CAS  PubMed  PubMed Central  Article  Google Scholar 

  16. Wolfl, M. et al. Activation-induced expression of CD137 permits detection, isolation, and expansion of the full repertoire of CD8+ T cells responding to antigen without requiring knowledge of epitope specificities. Blood 110, 201–210 (2007).

    CAS  PubMed  PubMed Central  Article  Google Scholar 

  17. Kawakami, Y. et al. Identification of a human melanoma antigen recognized by tumor-infiltrating lymphocytes associated with in vivo tumor rejection. Proc. Natl Acad. Sci. USA 91, 6458–6462 (1994).

    CAS  PubMed  PubMed Central  Article  ADS  Google Scholar 

  18. Hu, Z. et al. Personal neoantigen vaccines induce persistent memory T cell responses and epitope spreading in patients with melanoma. Nat. Med. 27, 515–525 (2021).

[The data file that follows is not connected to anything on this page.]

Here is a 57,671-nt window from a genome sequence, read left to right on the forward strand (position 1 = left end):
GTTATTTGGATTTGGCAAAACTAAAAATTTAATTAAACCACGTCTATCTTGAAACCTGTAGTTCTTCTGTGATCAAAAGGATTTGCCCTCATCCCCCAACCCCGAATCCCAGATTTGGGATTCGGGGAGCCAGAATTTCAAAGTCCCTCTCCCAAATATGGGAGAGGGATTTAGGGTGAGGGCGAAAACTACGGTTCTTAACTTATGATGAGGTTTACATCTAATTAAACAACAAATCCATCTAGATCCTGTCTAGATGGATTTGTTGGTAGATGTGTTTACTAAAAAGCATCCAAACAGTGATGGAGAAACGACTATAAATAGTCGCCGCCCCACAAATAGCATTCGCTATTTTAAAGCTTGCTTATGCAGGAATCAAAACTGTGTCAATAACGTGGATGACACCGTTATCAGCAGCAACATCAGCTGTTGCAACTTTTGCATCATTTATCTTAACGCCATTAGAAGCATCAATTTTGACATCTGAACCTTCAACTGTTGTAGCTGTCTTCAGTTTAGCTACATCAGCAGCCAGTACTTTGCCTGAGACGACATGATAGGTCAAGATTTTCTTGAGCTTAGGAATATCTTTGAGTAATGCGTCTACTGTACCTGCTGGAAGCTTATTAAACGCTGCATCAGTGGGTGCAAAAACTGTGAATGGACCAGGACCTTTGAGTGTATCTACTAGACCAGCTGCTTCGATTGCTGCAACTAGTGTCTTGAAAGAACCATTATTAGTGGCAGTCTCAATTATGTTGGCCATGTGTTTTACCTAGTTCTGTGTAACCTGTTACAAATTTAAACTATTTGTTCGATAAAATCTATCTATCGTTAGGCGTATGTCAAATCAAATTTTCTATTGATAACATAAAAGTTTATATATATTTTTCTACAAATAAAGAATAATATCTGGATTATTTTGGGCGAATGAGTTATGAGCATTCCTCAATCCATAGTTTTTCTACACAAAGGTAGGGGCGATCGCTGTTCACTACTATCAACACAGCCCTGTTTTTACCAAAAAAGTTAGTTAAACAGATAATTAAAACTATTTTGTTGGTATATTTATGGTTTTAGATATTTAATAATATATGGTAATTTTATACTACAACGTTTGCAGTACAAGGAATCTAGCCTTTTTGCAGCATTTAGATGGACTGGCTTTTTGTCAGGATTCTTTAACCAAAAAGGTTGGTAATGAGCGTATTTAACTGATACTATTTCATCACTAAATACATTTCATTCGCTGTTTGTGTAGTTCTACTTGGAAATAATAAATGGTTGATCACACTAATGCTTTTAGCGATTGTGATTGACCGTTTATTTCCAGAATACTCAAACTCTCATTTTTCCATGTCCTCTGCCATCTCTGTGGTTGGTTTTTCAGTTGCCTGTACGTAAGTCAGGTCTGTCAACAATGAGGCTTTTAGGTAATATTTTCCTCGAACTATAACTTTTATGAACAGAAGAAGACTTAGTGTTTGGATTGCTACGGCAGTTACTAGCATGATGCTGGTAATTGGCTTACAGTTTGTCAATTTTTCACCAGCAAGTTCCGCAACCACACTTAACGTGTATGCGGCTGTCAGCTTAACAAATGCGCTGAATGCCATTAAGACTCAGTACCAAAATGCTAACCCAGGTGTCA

CAS  PubMed  PubMed Central  Article  Google Scholar 

  19. Anagnostou, V. et al. Integrative tumor and immune cell multi-omic analyses predict response to immune checkpoint blockade in melanoma. Cell Rep. Med. 1, 100139 (2020).

    PubMed  PubMed Central  Article  Google Scholar 

  20. Sade-Feldman, M. et al. Resistance to checkpoint blockade therapy through inactivation of antigen presentation. Nat. Commun. 8, 1136 (2017).

    PubMed  PubMed Central  Article  ADS  CAS  Google Scholar 

  21. Garrido, F. MHC/HLA class I loss in cancer cells. Adv. Exp. Med. Biol. 1151, 15–78 (2019).

    CAS  PubMed  Article  Google Scholar 

  22. Ghandi, M. et al. Next-generation characterization of the Cancer Cell Line Encyclopedia. Nature 569, 503–508 (2019).

    CAS  PubMed  PubMed Central  Article  ADS  Google Scholar 

  23. Landsberg, J. et al. Melanomas resist T-cell therapy through inflammation-induced reversible dedifferentiation. Nature 490, 412–416 (2012).

    CAS  PubMed  Article  ADS  Google Scholar 

  24. Boshuizen, J. et al. Reversal of pre-existing NGFR-driven tumor and immune therapy resistance. Nat. Commun. 11, 3946 (2020).

    CAS  PubMed  PubMed Central  Article  Google Scholar 

  25. Guo, X. et al. Global characterization of T cells in non-small-cell lung cancer by single-cell sequencing. Nat. Med. 24, 978–985 (2018).